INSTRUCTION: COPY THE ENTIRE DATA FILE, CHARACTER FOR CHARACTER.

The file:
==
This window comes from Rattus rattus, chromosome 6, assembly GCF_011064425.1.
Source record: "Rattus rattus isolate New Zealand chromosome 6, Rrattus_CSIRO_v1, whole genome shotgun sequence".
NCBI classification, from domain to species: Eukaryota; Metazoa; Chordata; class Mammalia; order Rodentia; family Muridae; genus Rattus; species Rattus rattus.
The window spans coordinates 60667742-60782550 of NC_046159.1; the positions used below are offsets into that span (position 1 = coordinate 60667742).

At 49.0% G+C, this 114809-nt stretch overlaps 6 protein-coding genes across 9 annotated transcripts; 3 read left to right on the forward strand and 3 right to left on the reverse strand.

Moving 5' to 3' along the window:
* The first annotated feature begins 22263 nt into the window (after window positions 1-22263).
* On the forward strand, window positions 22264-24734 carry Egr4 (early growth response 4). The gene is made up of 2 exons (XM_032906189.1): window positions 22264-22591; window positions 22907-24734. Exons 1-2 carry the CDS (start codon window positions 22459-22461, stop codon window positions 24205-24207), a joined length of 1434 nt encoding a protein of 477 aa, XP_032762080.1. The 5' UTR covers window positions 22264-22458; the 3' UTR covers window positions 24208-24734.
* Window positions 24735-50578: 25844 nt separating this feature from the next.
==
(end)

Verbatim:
This window comes from Rattus rattus, chromosome 6, assembly GCF_011064425.1.
Source record: "Rattus rattus isolate New Zealand chromosome 6, Rrattus_CSIRO_v1, whole genome shotgun sequence".
NCBI classification, from domain to species: Eukaryota; Metazoa; Chordata; class Mammalia; order Rodentia; family Muridae; genus Rattus; species Rattus rattus.
The window spans coordinates 60667742-60782550 of NC_046159.1; the positions used below are offsets into that span (position 1 = coordinate 60667742).

At 49.0% G+C, this 114809-nt stretch overlaps 6 protein-coding genes across 9 annotated transcripts; 3 read left to right on the forward strand and 3 right to left on the reverse strand.

Moving 5' to 3' along the window:
* The first annotated feature begins 22263 nt into the window (after window positions 1-22263).
* On the forward strand, window positions 22264-24734 carry Egr4 (early growth response 4). The gene is made up of 2 exons (XM_032906189.1): window positions 22264-22591; window positions 22907-24734. Exons 1-2 carry the CDS (start codon window positions 22459-22461, stop codon window positions 24205-24207), a joined length of 1434 nt encoding a protein of 477 aa, XP_032762080.1. The 5' UTR covers window positions 22264-22458; the 3' UTR covers window positions 24208-24734.
* Window positions 24735-50578: 25844 nt separating this feature from the next.